They’re embarrassing and painful. Cold sores appear as blisters — fluid filled pockets beneath the surface of the skin around the mouth or on the lips. They can break open, ooze, and crust over, lasting for around seven to 10 days. Those seven to 10 days can be brutal, but you may find comfort in home remedies and natural treatments.
About 90 percent of adults across the globe test positive for the virus that causes cold sores. Most of these people will likely never show symptoms, but some may deal with recurring breakouts.
Cold sores are actually a symptom of the herpes simplex virus (HSV-1). When a person first contracts the virus, they will experience a breakout within just a few days. The initial breakout can be the worst, accompanied by a fever, sore throat, aches and pains, and a headache.
But the virus doesn’t leave the body after the initial breakout; it simply remains dormant in your nerve cells.
Flare-ups can occur at any time and are triggered by things like: stress, hormonal fluctuations, surgery, fevers, illness, or sun exposure. But while they can be unavoidable, there are a few things you can do to calm or shorten the length of a cold sore outbreak.
1. Lemon Balm
Lemon balm, a member of the mint family, may help reduce the healing time of a blister and prevent future outbreaks. Most research suggests using a lip balm with at least 1 percent lemon balm. As an alternative, a compress made of a lemon balm infusion (tea) may provide similar benefits.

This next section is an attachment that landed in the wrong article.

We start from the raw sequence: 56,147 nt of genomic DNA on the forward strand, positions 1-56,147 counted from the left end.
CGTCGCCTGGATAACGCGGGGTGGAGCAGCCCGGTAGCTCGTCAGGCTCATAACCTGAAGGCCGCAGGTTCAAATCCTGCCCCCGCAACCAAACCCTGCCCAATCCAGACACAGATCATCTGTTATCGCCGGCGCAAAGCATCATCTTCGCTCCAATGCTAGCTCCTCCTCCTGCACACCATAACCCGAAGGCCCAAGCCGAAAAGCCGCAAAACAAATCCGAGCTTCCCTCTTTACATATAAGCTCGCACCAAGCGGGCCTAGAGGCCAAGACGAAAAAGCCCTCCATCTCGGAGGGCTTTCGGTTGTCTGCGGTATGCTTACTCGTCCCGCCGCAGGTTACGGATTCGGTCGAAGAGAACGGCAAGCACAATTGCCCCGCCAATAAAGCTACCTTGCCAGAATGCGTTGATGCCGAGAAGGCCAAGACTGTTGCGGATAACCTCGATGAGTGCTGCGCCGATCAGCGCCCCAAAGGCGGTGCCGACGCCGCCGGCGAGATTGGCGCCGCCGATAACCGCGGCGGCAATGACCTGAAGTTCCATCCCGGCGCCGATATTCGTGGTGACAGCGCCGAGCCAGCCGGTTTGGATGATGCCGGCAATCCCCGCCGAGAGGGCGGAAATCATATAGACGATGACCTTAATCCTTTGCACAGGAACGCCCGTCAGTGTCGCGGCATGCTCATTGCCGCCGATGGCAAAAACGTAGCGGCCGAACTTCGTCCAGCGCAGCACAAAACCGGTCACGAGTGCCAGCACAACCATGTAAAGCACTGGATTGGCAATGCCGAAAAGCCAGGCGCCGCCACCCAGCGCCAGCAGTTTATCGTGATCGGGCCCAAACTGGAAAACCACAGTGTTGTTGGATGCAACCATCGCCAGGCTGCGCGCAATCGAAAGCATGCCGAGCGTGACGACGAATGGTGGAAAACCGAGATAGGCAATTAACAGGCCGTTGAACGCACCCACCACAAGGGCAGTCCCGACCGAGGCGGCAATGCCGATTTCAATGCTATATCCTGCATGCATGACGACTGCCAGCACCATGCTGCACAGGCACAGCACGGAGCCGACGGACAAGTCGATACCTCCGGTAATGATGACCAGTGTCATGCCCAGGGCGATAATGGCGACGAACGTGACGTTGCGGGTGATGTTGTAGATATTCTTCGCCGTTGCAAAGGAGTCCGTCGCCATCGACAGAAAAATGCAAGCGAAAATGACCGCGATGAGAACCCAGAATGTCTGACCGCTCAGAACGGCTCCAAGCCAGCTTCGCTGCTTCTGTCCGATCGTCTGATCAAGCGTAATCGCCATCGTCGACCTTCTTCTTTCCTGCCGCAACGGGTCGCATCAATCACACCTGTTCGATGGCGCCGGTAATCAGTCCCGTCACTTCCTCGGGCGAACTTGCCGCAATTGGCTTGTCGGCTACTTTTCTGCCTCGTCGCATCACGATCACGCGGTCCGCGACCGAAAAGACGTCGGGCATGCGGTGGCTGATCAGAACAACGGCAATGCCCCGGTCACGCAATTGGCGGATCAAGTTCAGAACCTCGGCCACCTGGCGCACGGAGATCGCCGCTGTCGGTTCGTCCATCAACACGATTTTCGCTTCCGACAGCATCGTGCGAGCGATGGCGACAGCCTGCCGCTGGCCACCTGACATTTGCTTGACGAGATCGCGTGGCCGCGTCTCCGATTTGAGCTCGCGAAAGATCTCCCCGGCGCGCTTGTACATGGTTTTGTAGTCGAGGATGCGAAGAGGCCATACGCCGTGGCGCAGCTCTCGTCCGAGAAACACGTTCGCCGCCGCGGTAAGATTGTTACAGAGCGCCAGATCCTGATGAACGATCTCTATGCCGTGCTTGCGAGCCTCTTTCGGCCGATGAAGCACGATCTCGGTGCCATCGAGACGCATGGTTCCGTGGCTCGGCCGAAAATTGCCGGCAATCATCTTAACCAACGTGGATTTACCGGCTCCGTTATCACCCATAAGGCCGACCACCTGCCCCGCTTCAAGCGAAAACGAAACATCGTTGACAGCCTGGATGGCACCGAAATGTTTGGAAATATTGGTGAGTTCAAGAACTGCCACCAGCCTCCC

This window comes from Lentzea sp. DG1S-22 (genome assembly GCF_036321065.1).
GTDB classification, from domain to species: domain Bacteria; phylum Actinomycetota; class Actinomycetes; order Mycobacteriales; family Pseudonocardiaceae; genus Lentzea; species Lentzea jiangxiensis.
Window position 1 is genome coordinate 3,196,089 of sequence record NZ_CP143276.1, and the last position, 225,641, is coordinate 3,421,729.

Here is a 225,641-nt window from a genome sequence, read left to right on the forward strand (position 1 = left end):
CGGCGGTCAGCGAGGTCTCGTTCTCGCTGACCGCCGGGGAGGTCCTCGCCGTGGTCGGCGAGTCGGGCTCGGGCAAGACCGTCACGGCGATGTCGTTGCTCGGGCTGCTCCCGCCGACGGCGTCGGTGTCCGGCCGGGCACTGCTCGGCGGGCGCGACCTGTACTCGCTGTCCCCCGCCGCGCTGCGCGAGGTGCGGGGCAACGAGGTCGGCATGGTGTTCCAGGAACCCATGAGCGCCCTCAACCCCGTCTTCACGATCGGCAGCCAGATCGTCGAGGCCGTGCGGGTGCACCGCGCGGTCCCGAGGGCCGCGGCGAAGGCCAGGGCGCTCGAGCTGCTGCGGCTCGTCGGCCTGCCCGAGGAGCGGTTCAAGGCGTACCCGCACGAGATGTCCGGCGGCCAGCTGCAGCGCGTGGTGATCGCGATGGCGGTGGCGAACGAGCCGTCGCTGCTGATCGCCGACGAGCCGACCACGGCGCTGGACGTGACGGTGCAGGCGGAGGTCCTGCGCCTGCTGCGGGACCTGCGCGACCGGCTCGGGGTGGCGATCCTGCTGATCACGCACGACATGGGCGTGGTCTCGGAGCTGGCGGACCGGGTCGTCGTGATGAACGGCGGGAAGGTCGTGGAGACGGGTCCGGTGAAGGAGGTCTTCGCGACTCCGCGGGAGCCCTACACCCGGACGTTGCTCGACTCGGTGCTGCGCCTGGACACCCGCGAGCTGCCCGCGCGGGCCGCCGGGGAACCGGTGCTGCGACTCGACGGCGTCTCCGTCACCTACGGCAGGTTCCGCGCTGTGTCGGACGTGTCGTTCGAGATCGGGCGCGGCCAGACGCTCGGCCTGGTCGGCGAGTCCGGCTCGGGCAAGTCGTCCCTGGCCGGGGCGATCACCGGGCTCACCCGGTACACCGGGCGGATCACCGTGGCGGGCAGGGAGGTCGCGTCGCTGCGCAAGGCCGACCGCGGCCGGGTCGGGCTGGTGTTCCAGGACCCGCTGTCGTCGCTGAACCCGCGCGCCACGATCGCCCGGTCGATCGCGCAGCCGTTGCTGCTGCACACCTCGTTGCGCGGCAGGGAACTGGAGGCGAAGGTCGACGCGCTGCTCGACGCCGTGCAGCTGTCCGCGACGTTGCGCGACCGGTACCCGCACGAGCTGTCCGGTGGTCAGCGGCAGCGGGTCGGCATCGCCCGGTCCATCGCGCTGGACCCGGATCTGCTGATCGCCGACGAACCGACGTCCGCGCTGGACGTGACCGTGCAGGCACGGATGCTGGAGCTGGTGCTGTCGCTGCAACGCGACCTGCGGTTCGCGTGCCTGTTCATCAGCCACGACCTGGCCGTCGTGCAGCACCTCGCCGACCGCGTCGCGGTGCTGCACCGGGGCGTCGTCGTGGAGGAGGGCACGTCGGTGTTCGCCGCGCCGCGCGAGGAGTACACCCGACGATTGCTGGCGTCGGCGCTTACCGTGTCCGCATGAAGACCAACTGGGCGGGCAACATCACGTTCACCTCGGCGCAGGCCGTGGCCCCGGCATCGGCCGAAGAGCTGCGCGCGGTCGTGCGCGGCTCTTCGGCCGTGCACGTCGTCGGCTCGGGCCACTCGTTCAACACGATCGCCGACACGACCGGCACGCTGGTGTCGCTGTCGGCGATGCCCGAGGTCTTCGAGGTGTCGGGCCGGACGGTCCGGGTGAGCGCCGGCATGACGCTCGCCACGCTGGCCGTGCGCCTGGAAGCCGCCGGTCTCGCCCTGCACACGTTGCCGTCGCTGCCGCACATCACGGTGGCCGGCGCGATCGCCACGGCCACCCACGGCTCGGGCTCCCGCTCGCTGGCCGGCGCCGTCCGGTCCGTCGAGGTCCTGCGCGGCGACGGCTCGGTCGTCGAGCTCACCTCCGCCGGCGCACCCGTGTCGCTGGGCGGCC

Lysine is an amino acid. You can find it available as a supplement or in cream form. Studies show that taking lysine supplements can help prevent breakouts and prevent future flare-ups. Experts also say that taking lysine supplements regularly can reduce the intensity of flare-ups.
3. Stress Reduction
Because stress can cause the herpes virus to come out of dormancy, reducing the amount of stress in your life is one way to prevent cold sores. Meditation, regular exercise, and avoiding the causes of stress in your life may help.
Ice may not reduce the duration of a breakout, but it can ease the discomfort and inflammation of cold sores. Apply a cold pack directly to the sores for temporary relief.
5. Aloe Vera
Aloe vera gel is widely available and can be grown as a houseplant. While research connecting the plant to cold sores is limited, studies have found that applying it topically can aid in healing the lesions of genital herpes (HSV-2).
6. Zinc Oxide
Zinc oxide creams are readily available at the drug store, and you can also find zinc oxide in some sunscreen. Research shows that applying the cream to the affected area can reduce symptoms like blistering, itching, and soreness. If you apply it within 24 hours of symptoms appearing, it can also shorten the length of an outbreak.
By reducing stress and keeping healthy, you can lessen the likelihood of future breakouts and the pain and embarrassment that often accompany them.